• “I've taken many courses at UH Law School, and I must say that this course was taught in the most ‘real-world application’ style in comparison to my previous courses. My experience with courses in the past was shaded by the bombardment of textbook pages and black and white material. What this class did phenomenally was apply the concepts of contract drafting in such a way that if I was to go into practice tomorrow, the tools that I have acquired in this class have made me more than adequately prepared. In light of these comments, I stress that Professor Toedt's emphasis on group collaboration and constant engagement in ensuring that students were learning through mediums of real-world practically made this class an absolute pleasure. He had set up the class in such a way where students were learning through their engagement with each other and with the help of brainstorming and the professors guided assistance learning these concepts didn't simply become ‘study and dump’ but meaningful and engaging learning. So again, I must say thank you. Thank you for not only taking time to develop the extensive course material but to also genuinely care in the process of teaching and learning that each of the students go through. This has been truly an unforgettable learning experience.”

• "Great job! Loved the quizzes. Very helpful class."

• "… really enjoyed the approach to class and quizzes."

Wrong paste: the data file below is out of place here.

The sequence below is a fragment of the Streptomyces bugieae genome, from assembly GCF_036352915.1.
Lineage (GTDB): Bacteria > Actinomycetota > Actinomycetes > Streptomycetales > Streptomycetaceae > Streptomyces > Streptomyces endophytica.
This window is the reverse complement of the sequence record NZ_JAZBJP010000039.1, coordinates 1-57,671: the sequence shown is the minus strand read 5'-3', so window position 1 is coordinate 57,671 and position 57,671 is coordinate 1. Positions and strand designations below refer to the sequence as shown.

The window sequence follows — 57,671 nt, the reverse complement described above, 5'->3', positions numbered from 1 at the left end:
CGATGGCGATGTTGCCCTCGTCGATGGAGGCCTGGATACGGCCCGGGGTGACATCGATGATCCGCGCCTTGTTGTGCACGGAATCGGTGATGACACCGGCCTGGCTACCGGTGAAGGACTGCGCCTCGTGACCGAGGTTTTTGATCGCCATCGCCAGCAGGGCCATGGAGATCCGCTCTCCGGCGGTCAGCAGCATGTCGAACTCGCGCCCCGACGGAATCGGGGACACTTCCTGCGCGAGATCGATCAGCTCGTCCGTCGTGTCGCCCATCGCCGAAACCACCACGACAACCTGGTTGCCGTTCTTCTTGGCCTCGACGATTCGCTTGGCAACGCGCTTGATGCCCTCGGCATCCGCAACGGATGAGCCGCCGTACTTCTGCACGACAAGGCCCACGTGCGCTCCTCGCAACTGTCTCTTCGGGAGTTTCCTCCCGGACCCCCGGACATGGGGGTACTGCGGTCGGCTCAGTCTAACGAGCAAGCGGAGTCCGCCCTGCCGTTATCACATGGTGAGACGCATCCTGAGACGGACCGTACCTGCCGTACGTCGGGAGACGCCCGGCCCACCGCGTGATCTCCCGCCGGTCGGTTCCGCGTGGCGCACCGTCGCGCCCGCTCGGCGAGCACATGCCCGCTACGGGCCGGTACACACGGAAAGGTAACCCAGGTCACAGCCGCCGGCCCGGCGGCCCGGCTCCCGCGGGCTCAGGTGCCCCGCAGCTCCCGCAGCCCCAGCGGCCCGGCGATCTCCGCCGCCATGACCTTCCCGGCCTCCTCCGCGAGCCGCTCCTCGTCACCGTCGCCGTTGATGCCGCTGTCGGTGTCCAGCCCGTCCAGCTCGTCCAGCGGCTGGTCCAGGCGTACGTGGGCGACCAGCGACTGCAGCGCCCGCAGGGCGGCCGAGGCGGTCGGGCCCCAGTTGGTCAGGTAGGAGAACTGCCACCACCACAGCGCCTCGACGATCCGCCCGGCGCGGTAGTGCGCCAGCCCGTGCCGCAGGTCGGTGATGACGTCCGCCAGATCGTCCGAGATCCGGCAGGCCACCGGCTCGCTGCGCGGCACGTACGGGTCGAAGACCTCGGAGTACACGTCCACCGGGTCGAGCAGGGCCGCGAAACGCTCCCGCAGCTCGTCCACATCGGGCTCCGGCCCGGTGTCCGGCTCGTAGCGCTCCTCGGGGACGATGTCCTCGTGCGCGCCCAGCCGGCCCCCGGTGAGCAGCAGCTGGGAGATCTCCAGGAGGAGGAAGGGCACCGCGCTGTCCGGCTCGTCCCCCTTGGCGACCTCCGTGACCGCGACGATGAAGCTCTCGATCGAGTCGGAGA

• "Love the quizzes! They are really helpful to learn things, and the spaced repetition was excellent. Also they were a good way to test what we knew and where we were in class so we had an idea of how things were going."

• "I liked both the class and instructor and would recommend this course."

• “This was a great class, Professor Toedt's approach to teaching is clear and concise.”

• “Professor Toedt is the ‘original gangster’ (hereafter ‘OG’) of contract drafting. I'm fortunate to have taken his class. He is incredible. Thanks for your public service.”

• “Professor Toedt is remarkable at contract drafting. It is a privilege to take this class with him. He does his job exceptionally well. Very respectful man.”

• “Professor Toedt is great at what he does! He really knows his stuff and makes sure you know it too. I really like the approach of having different sections of a contract due as homework every week. This helped me really learn about the different sections and helped me stay on track to writing an entire contract by the end of the semester. All in all, wonderful professor!”

• “Very insightful and practical class. The professor is very effective in conveying the information in a rememberable and engaging fashion. I truly enjoyed this course and will be using what I learned in practice next year. Thank you, Professor Toedt!”

* * * 

Not everyone was so enthused; here are some less-positive comments, along with my responses.

• "The classes felt a little haphazard on a weekly basis." (From a different student's review:) "[T]he course is extremely unorganized …." DCT RESPONSE: The topics covered in the course are arranged in very rough order of importance (in my experience). And, as noted above, spaced repetition can indeed feel like jumping around, but it's key to the approach of this course.